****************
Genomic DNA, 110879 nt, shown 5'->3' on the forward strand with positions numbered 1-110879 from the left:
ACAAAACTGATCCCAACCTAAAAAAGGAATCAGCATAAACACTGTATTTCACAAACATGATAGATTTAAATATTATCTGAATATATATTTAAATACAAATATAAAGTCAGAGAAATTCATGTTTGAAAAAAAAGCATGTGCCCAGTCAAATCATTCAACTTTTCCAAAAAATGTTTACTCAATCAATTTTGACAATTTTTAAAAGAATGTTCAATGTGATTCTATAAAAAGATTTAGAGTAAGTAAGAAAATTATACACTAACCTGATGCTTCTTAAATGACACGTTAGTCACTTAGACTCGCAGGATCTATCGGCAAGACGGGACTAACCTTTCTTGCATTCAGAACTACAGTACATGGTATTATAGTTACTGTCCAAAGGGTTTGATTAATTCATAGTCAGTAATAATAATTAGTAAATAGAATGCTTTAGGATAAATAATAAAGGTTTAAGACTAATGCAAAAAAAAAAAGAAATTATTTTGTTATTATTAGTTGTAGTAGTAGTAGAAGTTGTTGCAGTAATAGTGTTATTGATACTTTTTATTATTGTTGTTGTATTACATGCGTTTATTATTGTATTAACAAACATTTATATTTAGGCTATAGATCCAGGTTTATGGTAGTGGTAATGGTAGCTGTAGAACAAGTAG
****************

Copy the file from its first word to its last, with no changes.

Genomic DNA, 110879 nt, shown 5'->3' on the forward strand with positions numbered 1-110879 from the left:
ACAAAACTGATCCCAACCTAAAAAAGGAATCAGCATAAACACTGTATTTCACAAACATGATAGATTTAAATATTATCTGAATATATATTTAAATACAAATATAAAGTCAGAGAAATTCATGTTTGAAAAAAAAGCATGTGCCCAGTCAAATCATTCAACTTTTCCAAAAAATGTTTACTCAATCAATTTTGACAATTTTTAAAAGAATGTTCAATGTGATTCTATAAAAAGATTTAGAGTAAGTAAGAAAATTATACACTAACCTGATGCTTCTTAAATGACACGTTAGTCACTTAGACTCGCAGGATCTATCGGCAAGACGGGACTAACCTTTCTTGCATTCAGAACTACAGTACATGGTATTATAGTTACTGTCCAAAGGGTTTGATTAATTCATAGTCAGTAATAATAATTAGTAAATAGAATGCTTTAGGATAAATAATAAAGGTTTAAGACTAATGCAAAAAAAAAAAGAAATTATTTTGTTATTATTAGTTGTAGTAGTAGTAGAAGTTGTTGCAGTAATAGTGTTATTGATACTTTTTATTATTGTTGTTGTATTACATGCGTTTATTATTGTATTAACAAACATTTATATTTAGGCTATAGATCCAGGTTTATGGTAGTGGTAATGGTAGCTGTAGAACAAGTAG